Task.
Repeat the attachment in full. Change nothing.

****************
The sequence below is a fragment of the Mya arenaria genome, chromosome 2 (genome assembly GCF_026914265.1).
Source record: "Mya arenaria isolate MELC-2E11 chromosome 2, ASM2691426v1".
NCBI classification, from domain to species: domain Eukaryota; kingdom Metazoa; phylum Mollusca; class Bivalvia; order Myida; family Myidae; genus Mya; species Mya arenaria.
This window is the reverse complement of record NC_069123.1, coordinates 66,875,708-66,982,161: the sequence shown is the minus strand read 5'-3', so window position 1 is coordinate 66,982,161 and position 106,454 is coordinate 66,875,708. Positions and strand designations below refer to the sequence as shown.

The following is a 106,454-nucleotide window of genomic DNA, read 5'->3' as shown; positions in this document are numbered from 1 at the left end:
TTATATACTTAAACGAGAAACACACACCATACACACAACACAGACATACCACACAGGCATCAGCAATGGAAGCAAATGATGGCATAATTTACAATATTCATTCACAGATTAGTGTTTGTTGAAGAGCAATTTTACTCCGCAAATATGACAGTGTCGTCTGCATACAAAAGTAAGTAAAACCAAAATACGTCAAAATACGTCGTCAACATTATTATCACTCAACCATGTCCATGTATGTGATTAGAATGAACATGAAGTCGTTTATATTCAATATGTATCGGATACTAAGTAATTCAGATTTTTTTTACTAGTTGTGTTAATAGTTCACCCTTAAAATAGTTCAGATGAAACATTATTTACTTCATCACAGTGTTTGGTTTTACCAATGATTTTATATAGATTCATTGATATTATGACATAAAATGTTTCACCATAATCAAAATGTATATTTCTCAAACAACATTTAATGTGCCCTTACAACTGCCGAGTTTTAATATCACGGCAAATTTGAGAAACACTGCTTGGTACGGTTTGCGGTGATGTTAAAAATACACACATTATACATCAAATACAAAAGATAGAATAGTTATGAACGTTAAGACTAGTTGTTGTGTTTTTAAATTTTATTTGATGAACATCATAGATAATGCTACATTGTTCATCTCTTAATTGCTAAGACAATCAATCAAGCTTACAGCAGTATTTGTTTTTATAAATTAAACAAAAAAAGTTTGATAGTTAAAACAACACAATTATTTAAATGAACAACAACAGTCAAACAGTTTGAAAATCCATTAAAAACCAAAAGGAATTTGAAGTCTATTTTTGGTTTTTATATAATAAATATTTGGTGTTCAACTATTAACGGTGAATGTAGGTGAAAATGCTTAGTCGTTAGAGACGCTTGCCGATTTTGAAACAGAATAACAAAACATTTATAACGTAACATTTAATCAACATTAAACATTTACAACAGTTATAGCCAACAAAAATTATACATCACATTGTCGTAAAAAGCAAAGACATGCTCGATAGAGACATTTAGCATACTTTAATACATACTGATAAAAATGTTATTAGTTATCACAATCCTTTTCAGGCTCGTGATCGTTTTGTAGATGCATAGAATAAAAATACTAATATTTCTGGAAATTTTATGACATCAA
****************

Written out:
The sequence below is a fragment of the Mya arenaria genome, chromosome 2 (genome assembly GCF_026914265.1).
Source record: "Mya arenaria isolate MELC-2E11 chromosome 2, ASM2691426v1".
NCBI classification, from domain to species: domain Eukaryota; kingdom Metazoa; phylum Mollusca; class Bivalvia; order Myida; family Myidae; genus Mya; species Mya arenaria.
This window is the reverse complement of record NC_069123.1, coordinates 66,875,708-66,982,161: the sequence shown is the minus strand read 5'-3', so window position 1 is coordinate 66,982,161 and position 106,454 is coordinate 66,875,708. Positions and strand designations below refer to the sequence as shown.

The following is a 106,454-nucleotide window of genomic DNA, read 5'->3' as shown; positions in this document are numbered from 1 at the left end:
TTATATACTTAAACGAGAAACACACACCATACACACAACACAGACATACCACACAGGCATCAGCAATGGAAGCAAATGATGGCATAATTTACAATATTCATTCACAGATTAGTGTTTGTTGAAGAGCAATTTTACTCCGCAAATATGACAGTGTCGTCTGCATACAAAAGTAAGTAAAACCAAAATACGTCAAAATACGTCGTCAACATTATTATCACTCAACCATGTCCATGTATGTGATTAGAATGAACATGAAGTCGTTTATATTCAATATGTATCGGATACTAAGTAATTCAGATTTTTTTTACTAGTTGTGTTAATAGTTCACCCTTAAAATAGTTCAGATGAAACATTATTTACTTCATCACAGTGTTTGGTTTTACCAATGATTTTATATAGATTCATTGATATTATGACATAAAATGTTTCACCATAATCAAAATGTATATTTCTCAAACAACATTTAATGTGCCCTTACAACTGCCGAGTTTTAATATCACGGCAAATTTGAGAAACACTGCTTGGTACGGTTTGCGGTGATGTTAAAAATACACACATTATACATCAAATACAAAAGATAGAATAGTTATGAACGTTAAGACTAGTTGTTGTGTTTTTAAATTTTATTTGATGAACATCATAGATAATGCTACATTGTTCATCTCTTAATTGCTAAGACAATCAATCAAGCTTACAGCAGTATTTGTTTTTATAAATTAAACAAAAAAAGTTTGATAGTTAAAACAACACAATTATTTAAATGAACAACAACAGTCAAACAGTTTGAAAATCCATTAAAAACCAAAAGGAATTTGAAGTCTATTTTTGGTTTTTATATAATAAATATTTGGTGTTCAACTATTAACGGTGAATGTAGGTGAAAATGCTTAGTCGTTAGAGACGCTTGCCGATTTTGAAACAGAATAACAAAACATTTATAACGTAACATTTAATCAACATTAAACATTTACAACAGTTATAGCCAACAAAAATTATACATCACATTGTCGTAAAAAGCAAAGACATGCTCGATAGAGACATTTAGCATACTTTAATACATACTGATAAAAATGTTATTAGTTATCACAATCCTTTTCAGGCTCGTGATCGTTTTGTAGATGCATAGAATAAAAATACTAATATTTCTGGAAATTTTATGACATCAA